Giving Direction for “Being Poor”

If you’re here because you read the AP story on my "Being Poor" essay, the entry in question is here, and the thread for additional comments about it (on account of the original thread got up to 350 comments) is here. Also feel free to wander around and see what other things I write about here.

In the last couple of weeks since I wrote "Being Poor" I’ve been finishing up a novel and then letting my brain slowly reinflate from the effort, so if you want to catch all the stuff surrounding the "Being Poor" piece, you may want to pull up the monthly archive from September and start from the beginning (the "Being Poor" piece I wrote on 9/3, but there are a couple pieces previous to that to give it context, starting on 9/1). The monthly archive is in reverse chronological order, so scroll down to the bottom to start.

The entries between September 1 and September 11 are particularly relevant to the whole "Being Poor" thing (and on 9/11, I have a reprint of the entry I wrote after the actual 9/11). After that I start focusing on writing stuff, which is still interesting but not really related.

If you’re wondering what the heck I’m talking about here, a reporter from AP did a story on "Being Poor," which you can see here.  

Also, as a point of interest, Eric Zorn of the Chicago Tribune has a "being privileged" counterpoint column running tomorrow in that paper, but an early and participation-friendly version is available on his Trib blog here. Check it out and if you have something to add, do.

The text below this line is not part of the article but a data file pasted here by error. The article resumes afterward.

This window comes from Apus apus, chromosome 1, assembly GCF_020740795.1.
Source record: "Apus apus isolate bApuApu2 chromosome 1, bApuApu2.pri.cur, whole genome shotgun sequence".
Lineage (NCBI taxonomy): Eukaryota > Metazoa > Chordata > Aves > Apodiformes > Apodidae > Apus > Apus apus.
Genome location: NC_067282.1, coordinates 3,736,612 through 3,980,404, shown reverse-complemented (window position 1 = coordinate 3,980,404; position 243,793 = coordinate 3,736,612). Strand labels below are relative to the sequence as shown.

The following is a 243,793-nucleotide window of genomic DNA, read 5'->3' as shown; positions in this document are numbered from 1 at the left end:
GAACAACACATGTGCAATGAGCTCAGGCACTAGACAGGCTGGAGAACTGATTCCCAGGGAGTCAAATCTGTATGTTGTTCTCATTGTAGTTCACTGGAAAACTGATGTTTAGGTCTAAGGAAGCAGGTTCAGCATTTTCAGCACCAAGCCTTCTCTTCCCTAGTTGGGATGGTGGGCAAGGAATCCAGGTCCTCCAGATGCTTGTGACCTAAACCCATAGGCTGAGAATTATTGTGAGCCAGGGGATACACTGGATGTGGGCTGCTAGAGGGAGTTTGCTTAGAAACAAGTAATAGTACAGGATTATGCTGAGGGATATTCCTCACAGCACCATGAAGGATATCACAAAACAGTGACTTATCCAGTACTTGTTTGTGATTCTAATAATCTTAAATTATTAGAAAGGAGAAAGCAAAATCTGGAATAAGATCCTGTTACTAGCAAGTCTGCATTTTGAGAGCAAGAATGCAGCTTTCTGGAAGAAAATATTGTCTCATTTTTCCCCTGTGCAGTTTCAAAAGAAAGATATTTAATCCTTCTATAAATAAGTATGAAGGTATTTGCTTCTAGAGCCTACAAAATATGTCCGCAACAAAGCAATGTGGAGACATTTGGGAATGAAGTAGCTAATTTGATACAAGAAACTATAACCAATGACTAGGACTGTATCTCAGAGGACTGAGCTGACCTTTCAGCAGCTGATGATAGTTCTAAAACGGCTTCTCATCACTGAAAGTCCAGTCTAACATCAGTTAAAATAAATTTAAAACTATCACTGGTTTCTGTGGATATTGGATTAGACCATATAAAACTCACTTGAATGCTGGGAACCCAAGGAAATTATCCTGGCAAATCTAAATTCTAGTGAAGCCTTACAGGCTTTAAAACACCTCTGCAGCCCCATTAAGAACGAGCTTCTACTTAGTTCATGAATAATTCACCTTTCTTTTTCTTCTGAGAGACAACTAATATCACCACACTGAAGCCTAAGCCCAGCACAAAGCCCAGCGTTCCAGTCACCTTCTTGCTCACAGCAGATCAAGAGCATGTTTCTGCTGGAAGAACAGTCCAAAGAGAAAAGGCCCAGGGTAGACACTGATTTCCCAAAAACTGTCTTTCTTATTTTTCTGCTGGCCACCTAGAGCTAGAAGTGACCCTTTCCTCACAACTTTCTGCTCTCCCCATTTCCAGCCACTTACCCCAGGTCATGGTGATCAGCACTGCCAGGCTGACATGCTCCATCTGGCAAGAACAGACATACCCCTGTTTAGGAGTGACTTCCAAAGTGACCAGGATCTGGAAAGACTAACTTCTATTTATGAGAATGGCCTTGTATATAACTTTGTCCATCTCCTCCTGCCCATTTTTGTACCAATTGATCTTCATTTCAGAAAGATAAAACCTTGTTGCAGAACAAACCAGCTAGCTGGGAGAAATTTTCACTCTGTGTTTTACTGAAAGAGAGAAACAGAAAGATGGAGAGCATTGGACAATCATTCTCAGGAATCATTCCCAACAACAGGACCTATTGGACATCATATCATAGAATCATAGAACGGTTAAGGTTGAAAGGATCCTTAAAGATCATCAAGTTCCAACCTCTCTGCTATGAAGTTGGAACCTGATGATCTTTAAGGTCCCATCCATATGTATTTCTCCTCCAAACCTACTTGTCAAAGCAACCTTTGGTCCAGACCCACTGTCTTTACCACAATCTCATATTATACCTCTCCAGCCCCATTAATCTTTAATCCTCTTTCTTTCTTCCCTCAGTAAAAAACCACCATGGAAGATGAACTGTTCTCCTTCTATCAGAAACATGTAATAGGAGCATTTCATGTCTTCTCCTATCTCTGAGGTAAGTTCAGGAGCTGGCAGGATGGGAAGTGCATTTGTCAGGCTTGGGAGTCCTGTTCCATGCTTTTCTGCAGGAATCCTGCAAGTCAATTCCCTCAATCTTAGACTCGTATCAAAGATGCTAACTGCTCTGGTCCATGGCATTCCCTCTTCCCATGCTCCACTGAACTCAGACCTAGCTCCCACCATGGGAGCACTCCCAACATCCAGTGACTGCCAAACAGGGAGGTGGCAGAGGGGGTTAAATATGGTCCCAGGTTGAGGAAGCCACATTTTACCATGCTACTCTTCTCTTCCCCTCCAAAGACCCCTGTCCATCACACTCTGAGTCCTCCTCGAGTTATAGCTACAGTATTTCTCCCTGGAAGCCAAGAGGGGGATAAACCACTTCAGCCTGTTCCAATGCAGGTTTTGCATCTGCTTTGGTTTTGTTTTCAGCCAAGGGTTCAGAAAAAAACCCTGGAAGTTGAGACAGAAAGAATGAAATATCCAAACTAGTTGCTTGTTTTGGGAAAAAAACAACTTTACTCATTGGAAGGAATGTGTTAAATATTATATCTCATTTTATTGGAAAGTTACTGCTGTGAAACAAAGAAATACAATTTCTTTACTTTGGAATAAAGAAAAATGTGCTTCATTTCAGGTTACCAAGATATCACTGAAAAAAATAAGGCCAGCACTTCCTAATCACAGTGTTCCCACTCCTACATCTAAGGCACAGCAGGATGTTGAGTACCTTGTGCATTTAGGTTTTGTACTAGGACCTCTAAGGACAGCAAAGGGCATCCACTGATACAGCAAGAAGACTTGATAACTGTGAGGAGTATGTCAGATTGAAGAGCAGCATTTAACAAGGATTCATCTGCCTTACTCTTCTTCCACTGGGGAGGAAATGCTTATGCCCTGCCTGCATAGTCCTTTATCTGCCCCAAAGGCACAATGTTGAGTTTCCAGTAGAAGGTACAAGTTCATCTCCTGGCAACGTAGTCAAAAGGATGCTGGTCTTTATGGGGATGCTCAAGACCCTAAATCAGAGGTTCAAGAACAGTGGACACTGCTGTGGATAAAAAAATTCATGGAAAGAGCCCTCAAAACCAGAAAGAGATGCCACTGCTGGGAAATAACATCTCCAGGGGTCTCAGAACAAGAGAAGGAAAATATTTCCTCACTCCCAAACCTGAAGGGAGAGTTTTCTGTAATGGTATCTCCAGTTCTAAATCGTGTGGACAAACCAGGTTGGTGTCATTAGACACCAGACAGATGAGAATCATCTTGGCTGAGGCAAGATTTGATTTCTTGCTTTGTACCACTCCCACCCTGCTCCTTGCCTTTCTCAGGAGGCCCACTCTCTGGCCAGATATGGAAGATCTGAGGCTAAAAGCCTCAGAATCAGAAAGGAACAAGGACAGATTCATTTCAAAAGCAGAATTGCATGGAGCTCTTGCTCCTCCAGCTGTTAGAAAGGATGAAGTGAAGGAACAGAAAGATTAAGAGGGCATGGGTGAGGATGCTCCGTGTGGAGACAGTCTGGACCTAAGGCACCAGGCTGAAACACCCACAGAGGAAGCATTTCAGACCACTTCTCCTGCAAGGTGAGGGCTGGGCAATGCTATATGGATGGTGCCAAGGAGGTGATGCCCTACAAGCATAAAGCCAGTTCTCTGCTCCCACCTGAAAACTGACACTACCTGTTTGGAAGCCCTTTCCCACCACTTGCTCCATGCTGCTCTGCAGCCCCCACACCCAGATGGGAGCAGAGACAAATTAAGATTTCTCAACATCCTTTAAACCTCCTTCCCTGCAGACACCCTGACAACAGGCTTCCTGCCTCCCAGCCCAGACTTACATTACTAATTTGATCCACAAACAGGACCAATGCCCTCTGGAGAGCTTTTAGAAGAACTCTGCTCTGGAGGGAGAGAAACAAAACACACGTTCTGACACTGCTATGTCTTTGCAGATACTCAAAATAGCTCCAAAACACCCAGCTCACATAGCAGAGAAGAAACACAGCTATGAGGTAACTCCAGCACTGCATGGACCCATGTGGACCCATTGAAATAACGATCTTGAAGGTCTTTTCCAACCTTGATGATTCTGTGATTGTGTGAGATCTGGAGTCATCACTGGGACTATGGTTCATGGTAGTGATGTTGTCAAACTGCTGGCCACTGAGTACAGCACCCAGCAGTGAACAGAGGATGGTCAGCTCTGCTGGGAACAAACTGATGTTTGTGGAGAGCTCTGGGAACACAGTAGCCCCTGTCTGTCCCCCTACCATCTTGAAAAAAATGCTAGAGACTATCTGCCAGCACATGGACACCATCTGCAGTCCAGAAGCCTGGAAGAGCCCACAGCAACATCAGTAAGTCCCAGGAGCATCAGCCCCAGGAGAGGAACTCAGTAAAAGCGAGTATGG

And now we’re all caught up! 

4 Comments on “Giving Direction for “Being Poor””

  1. If this is the same story you refer to:,1280,-5299893,00.html

    You can read it without needing to be registered.

    It is amazing how that piece has taken off. Good job, John.

    Without taking anything away from the piece, doesn’t seem odd that people were so–what?–surpised by such a simple (in form, I mean. A sort of honest simplicity) essay? I’m not sure if I’m saying this right…but it’s like you said in the article, people seem to be surprised that there are actual poor people in America. Or maybe they felt like this was the first time it was ok to talk about it and not try to hide their own experiences? It’s like we finally admitted that, yes, their are a ton of people out there who are/were poor (maybe even ourselves)and it doesn’t mean they/we are all lazy and dumb.

    I just find it interesting that this essay created such a huge response. But anyway, Congratulations, John.

  2. I fixed the link to direct it to a non-registration site — but thanks for the additional link, Lisa.

    I of course also find the response to be very interesting, as well as gratifying. I’m happy it’s touched a nerve and gotten people talking about poverty here in the US (and elsewhere). Mind you, I don’t want to overestimate its reach. But every little bit helps.

  3. Being (extremely) privileged is being able to attend an ivy league school without having to worry about parents and/or self going bankrupt…

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